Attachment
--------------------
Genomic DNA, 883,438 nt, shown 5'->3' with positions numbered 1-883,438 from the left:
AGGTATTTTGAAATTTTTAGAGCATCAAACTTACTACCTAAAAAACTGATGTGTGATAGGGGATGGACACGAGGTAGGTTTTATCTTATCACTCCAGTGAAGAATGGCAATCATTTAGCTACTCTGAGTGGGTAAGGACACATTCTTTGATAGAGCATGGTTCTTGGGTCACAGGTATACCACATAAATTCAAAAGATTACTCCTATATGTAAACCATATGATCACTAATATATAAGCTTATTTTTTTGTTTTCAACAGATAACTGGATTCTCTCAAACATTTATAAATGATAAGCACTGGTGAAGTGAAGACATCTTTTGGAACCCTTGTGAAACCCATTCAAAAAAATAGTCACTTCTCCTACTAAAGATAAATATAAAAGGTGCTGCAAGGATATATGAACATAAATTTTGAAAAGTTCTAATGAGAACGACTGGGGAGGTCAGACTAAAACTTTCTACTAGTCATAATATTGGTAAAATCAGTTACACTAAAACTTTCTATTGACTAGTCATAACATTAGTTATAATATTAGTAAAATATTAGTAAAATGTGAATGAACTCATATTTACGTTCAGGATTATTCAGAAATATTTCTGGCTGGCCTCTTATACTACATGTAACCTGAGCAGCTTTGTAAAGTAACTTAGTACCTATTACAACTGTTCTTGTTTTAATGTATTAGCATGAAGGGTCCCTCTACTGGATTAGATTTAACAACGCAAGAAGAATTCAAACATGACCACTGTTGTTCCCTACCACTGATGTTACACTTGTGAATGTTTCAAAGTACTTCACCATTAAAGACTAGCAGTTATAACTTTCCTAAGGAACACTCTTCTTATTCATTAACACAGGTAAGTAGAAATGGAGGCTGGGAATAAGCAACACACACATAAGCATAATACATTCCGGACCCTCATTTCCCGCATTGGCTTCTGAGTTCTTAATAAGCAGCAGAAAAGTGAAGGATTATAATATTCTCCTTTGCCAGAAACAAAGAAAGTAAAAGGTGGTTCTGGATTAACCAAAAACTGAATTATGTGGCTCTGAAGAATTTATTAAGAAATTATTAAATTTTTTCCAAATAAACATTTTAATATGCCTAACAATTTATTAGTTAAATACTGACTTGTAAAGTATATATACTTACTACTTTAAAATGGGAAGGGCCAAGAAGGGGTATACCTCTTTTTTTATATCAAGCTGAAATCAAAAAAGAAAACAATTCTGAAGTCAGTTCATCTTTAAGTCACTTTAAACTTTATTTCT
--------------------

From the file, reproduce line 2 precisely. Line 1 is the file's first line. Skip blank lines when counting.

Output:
AGGTATTTTGAAATTTTTAGAGCATCAAACTTACTACCTAAAAAACTGATGTGTGATAGGGGATGGACACGAGGTAGGTTTTATCTTATCACTCCAGTGAAGAATGGCAATCATTTAGCTACTCTGAGTGGGTAAGGACACATTCTTTGATAGAGCATGGTTCTTGGGTCACAGGTATACCACATAAATTCAAAAGATTACTCCTATATGTAAACCATATGATCACTAATATATAAGCTTATTTTTTTGTTTTCAACAGATAACTGGATTCTCTCAAACATTTATAAATGATAAGCACTGGTGAAGTGAAGACATCTTTTGGAACCCTTGTGAAACCCATTCAAAAAAATAGTCACTTCTCCTACTAAAGATAAATATAAAAGGTGCTGCAAGGATATATGAACATAAATTTTGAAAAGTTCTAATGAGAACGACTGGGGAGGTCAGACTAAAACTTTCTACTAGTCATAATATTGGTAAAATCAGTTACACTAAAACTTTCTATTGACTAGTCATAACATTAGTTATAATATTAGTAAAATATTAGTAAAATGTGAATGAACTCATATTTACGTTCAGGATTATTCAGAAATATTTCTGGCTGGCCTCTTATACTACATGTAACCTGAGCAGCTTTGTAAAGTAACTTAGTACCTATTACAACTGTTCTTGTTTTAATGTATTAGCATGAAGGGTCCCTCTACTGGATTAGATTTAACAACGCAAGAAGAATTCAAACATGACCACTGTTGTTCCCTACCACTGATGTTACACTTGTGAATGTTTCAAAGTACTTCACCATTAAAGACTAGCAGTTATAACTTTCCTAAGGAACACTCTTCTTATTCATTAACACAGGTAAGTAGAAATGGAGGCTGGGAATAAGCAACACACACATAAGCATAATACATTCCGGACCCTCATTTCCCGCATTGGCTTCTGAGTTCTTAATAAGCAGCAGAAAAGTGAAGGATTATAATATTCTCCTTTGCCAGAAACAAAGAAAGTAAAAGGTGGTTCTGGATTAACCAAAAACTGAATTATGTGGCTCTGAAGAATTTATTAAGAAATTATTAAATTTTTTCCAAATAAACATTTTAATATGCCTAACAATTTATTAGTTAAATACTGACTTGTAAAGTATATATACTTACTACTTTAAAATGGGAAGGGCCAAGAAGGGGTATACCTCTTTTTTTATATCAAGCTGAAATCAAAAAAGAAAACAATTCTGAAGTCAGTTCATCTTTAAGTCACTTTAAACTTTATTTCT